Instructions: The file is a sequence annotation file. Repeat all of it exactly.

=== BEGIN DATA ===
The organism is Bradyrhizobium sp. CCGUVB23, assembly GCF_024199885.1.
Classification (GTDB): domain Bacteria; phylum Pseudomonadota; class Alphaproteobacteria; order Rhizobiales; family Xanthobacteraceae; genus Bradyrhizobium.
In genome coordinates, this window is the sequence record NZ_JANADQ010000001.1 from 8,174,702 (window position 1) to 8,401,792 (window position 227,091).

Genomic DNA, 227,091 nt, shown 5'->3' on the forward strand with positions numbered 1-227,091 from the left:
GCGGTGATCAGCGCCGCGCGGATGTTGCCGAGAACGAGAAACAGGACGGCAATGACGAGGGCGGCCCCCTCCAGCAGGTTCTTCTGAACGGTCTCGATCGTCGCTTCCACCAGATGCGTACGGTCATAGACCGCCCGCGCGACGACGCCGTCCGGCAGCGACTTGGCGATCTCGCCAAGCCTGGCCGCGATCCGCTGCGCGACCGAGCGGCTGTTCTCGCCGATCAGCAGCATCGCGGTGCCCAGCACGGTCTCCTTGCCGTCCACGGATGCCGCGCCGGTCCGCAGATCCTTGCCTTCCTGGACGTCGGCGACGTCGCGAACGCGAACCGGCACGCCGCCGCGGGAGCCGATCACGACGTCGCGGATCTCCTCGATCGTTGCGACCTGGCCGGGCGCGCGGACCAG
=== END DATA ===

The organism is Bradyrhizobium sp. CCGUVB23, assembly GCF_024199885.1.
Classification (GTDB): domain Bacteria; phylum Pseudomonadota; class Alphaproteobacteria; order Rhizobiales; family Xanthobacteraceae; genus Bradyrhizobium.
In genome coordinates, this window is the sequence record NZ_JANADQ010000001.1 from 8,174,702 (window position 1) to 8,401,792 (window position 227,091).

Genomic DNA, 227,091 nt, shown 5'->3' on the forward strand with positions numbered 1-227,091 from the left:
GCGGTGATCAGCGCCGCGCGGATGTTGCCGAGAACGAGAAACAGGACGGCAATGACGAGGGCGGCCCCCTCCAGCAGGTTCTTCTGAACGGTCTCGATCGTCGCTTCCACCAGATGCGTACGGTCATAGACCGCCCGCGCGACGACGCCGTCCGGCAGCGACTTGGCGATCTCGCCAAGCCTGGCCGCGATCCGCTGCGCGACCGAGCGGCTGTTCTCGCCGATCAGCAGCATCGCGGTGCCCAGCACGGTCTCCTTGCCGTCCACGGATGCCGCGCCGGTCCGCAGATCCTTGCCTTCCTGGACGTCGGCGACGTCGCGAACGCGAACCGGCACGCCGCCGCGGGAGCCGATCACGACGTCGCGGATCTCCTCGATCGTTGCGACCTGGCCGGGCGCGCGGACCAG